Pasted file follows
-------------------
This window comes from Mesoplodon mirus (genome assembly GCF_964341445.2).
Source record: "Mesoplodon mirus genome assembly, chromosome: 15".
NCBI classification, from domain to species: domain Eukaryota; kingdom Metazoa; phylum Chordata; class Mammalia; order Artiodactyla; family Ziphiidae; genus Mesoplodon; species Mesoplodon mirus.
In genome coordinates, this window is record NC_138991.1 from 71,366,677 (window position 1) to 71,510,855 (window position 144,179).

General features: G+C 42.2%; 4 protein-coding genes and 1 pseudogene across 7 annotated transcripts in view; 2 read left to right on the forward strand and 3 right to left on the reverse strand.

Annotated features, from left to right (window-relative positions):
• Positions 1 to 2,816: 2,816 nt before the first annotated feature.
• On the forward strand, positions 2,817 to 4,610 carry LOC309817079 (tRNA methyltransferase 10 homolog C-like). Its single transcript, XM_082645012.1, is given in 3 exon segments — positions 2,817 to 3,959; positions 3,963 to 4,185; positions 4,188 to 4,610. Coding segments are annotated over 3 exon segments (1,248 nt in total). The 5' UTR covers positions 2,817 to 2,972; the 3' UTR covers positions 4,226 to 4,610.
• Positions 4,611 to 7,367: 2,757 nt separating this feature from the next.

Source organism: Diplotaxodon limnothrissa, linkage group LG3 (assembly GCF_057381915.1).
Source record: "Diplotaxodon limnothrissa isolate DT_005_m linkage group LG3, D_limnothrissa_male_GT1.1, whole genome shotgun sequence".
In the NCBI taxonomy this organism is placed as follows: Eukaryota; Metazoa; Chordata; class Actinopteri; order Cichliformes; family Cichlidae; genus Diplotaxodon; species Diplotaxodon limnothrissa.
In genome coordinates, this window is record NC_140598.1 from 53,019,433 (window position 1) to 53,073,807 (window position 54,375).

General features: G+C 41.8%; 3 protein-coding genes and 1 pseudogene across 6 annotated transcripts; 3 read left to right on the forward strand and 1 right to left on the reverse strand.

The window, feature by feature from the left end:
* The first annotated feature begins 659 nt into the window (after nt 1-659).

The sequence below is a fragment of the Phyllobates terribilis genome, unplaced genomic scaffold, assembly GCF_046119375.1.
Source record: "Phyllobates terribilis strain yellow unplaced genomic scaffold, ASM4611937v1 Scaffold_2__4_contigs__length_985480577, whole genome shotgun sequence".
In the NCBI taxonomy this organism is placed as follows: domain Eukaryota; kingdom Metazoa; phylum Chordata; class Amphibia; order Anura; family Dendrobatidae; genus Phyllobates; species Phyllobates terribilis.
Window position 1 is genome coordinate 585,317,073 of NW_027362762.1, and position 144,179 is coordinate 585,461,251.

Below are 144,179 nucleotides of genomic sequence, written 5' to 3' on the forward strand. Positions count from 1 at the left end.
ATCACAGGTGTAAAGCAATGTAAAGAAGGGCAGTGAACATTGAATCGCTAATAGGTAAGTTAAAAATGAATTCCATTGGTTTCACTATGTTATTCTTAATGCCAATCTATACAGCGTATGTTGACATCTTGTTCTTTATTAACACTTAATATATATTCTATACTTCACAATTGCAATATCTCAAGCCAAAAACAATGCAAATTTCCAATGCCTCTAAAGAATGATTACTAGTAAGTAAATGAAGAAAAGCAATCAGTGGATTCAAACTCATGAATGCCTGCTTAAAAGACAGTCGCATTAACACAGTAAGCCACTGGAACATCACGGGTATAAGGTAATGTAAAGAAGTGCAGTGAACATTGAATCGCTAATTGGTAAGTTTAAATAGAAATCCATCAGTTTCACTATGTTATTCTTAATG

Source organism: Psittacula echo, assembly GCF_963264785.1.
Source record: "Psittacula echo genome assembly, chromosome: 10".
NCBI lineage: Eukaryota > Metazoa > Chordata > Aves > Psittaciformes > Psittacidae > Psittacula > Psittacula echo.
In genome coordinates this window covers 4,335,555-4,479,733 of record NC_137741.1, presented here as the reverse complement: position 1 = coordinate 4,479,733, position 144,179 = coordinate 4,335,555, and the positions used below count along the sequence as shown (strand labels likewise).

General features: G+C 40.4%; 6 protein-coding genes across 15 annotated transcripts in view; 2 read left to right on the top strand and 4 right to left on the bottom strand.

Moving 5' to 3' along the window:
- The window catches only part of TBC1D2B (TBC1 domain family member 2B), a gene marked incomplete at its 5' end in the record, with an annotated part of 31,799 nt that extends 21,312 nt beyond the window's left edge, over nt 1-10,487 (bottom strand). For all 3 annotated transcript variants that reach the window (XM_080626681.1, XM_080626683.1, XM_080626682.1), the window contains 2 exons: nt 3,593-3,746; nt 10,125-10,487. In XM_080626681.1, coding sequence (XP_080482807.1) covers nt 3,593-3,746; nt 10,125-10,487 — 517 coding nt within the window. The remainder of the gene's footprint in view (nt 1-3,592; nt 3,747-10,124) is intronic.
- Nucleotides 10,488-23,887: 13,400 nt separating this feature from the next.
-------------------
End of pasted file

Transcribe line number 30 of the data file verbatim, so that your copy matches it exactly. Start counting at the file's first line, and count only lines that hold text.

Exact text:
- Nucleotides 10,488-23,887: 13,400 nt separating this feature from the next.